Feb. 8. 2022 — Just a few changes to your diet could add years to your life, but the sooner you start the better.
Eating a healthy diet is important, but most people find this difficult to do daily. In a new study, researchers examined the effects of individual healthful and non-healthful types of foods and estimated the impact by age and sex of swapping some for others.
“Sustained change from a typical to an optimized diet from early age could translate into an increase in life expectancy of more than 10 years,” say the Norwegian scientists who conducted the study.
They developed an online tool that anyone can use to get an idea of how individual food choices can affect life expectancy.
The biggest overall impact comes from eating more plant-based foods (legumes), whole grains and nuts, and less red and processed meat. Fruits and vegetables also have a positive health impact, but on average people who eat a typical Western diet are already consuming those in relatively high amounts. Fish is also included on the healthful list, whereas sugar-sweetened beverages (sodas) and foods based on refined [white] grains, such as white bread, are among those to be avoided.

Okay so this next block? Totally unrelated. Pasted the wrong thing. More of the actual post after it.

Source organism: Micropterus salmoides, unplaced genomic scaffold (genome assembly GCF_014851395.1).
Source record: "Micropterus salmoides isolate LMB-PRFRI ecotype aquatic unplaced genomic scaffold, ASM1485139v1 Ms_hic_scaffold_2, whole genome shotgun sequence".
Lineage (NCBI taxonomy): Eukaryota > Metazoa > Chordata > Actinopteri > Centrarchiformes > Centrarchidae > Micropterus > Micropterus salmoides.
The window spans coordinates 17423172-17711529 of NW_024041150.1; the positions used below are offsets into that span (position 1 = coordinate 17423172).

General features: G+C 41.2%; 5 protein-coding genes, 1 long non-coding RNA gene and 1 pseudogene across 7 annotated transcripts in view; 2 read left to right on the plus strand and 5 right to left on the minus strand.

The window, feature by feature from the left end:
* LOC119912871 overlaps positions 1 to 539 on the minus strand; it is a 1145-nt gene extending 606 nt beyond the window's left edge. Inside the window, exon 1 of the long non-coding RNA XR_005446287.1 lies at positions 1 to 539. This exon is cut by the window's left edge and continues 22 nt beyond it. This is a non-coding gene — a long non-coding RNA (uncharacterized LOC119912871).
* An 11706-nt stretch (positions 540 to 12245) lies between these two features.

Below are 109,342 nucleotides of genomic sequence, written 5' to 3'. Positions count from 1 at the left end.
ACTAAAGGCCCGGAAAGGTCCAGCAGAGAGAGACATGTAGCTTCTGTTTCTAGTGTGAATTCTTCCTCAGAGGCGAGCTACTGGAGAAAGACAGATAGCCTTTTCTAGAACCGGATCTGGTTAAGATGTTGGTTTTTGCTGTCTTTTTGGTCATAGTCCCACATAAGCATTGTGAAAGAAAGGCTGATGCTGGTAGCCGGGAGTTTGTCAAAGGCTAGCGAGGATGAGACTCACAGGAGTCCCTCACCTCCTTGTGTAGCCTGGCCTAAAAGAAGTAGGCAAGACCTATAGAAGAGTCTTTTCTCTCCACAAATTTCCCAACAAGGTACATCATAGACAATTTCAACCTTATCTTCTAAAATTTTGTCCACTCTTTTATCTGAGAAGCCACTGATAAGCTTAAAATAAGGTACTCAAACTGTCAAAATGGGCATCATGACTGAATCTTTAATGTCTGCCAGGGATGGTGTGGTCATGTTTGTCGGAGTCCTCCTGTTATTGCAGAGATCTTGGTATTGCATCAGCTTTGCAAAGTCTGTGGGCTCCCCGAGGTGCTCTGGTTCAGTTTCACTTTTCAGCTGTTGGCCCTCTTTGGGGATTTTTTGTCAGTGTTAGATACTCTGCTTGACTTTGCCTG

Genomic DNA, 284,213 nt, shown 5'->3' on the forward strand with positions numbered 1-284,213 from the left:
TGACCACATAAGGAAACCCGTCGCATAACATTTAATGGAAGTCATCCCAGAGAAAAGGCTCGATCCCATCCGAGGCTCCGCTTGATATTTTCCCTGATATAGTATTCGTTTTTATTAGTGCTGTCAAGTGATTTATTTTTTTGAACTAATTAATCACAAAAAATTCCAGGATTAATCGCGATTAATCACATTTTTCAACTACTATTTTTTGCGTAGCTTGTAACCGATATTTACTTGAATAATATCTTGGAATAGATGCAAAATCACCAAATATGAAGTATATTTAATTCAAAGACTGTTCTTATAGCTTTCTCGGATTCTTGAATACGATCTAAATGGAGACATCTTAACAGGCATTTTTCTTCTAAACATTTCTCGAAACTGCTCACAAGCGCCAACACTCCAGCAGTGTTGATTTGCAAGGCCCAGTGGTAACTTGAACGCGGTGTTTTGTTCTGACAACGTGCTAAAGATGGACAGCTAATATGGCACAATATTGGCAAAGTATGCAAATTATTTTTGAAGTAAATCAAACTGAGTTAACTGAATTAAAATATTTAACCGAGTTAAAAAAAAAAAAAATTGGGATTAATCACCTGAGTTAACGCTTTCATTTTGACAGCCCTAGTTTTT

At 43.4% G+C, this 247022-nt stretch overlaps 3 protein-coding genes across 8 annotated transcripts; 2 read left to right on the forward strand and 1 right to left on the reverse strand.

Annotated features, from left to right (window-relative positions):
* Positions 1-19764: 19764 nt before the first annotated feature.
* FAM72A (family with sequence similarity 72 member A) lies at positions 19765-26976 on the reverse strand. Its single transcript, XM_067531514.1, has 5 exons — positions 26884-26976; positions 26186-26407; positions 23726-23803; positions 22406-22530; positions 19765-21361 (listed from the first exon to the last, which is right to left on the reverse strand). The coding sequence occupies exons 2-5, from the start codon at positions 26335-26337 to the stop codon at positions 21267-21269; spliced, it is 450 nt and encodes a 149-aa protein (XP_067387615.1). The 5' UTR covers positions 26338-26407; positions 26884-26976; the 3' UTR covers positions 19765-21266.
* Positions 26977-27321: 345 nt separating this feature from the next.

The study also found that although it’s never too late to start, young adults can expect to see more years gained by adopting healthful eating than would older adults.
“Our results indicate that for individuals with a typical Western diet, sustained dietary changes at any age may give substantial health benefits, although the gains are the largest if changes start early in life,” say the researchers.
Depending how many healthy dietary “switches” are made and maintained and the amounts consumed, a 20-year-old man in the U.S. could extend his life up to 13 years, and a 20-year old woman by 11 years.
That number drops with age but changing from a typical diet to the optimized diet at age 60 years could still increase life expectancy by 8 years for women and 9 years for men, and even an 80-year-old female could gain more than three years with healthier food choices.
Until now, research in this area has shown health benefits associated with separate food group or specific diet patterns, while focusing less on the health impact of other diet changes. The statistical ‘modelling’ approach used in this study bridges that gap, the researchers say.
“Understanding the relative health potential of different food groups could enable people to make feasible and significant health gains,” they conclude.